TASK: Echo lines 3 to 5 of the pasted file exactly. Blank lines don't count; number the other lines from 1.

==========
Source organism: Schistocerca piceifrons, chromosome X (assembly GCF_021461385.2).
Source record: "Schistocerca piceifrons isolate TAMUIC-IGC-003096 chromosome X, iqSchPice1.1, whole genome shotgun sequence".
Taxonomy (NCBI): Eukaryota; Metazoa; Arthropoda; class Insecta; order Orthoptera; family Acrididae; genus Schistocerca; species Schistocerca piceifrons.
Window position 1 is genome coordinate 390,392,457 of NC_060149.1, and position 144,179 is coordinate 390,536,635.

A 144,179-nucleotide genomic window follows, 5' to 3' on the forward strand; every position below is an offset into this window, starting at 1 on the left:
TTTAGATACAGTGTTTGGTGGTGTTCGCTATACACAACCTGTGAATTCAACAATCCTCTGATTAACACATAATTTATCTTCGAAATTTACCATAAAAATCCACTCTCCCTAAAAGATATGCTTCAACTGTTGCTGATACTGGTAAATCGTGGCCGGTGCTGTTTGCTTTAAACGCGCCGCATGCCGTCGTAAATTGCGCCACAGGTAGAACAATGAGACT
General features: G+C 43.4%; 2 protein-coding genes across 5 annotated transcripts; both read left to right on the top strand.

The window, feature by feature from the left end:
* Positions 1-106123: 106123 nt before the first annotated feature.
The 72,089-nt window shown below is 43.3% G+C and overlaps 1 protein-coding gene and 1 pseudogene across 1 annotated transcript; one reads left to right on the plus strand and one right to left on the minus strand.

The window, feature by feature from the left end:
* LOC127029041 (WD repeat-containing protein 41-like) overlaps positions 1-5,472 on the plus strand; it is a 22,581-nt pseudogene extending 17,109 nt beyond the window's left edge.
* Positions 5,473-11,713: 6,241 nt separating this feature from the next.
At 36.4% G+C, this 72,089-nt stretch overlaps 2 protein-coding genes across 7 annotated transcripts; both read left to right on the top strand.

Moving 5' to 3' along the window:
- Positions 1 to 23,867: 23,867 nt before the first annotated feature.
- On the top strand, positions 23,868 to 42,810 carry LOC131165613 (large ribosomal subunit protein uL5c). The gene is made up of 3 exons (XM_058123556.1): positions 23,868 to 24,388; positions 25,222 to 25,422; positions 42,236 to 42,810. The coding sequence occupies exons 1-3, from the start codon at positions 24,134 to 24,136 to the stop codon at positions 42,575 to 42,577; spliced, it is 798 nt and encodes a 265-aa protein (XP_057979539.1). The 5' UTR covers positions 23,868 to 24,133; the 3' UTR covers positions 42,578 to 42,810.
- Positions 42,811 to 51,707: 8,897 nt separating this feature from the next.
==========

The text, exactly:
Taxonomy (NCBI): Eukaryota; Metazoa; Arthropoda; class Insecta; order Orthoptera; family Acrididae; genus Schistocerca; species Schistocerca piceifrons.
Window position 1 is genome coordinate 390,392,457 of NC_060149.1, and position 144,179 is coordinate 390,536,635.

A 144,179-nucleotide genomic window follows, 5' to 3' on the forward strand; every position below is an offset into this window, starting at 1 on the left: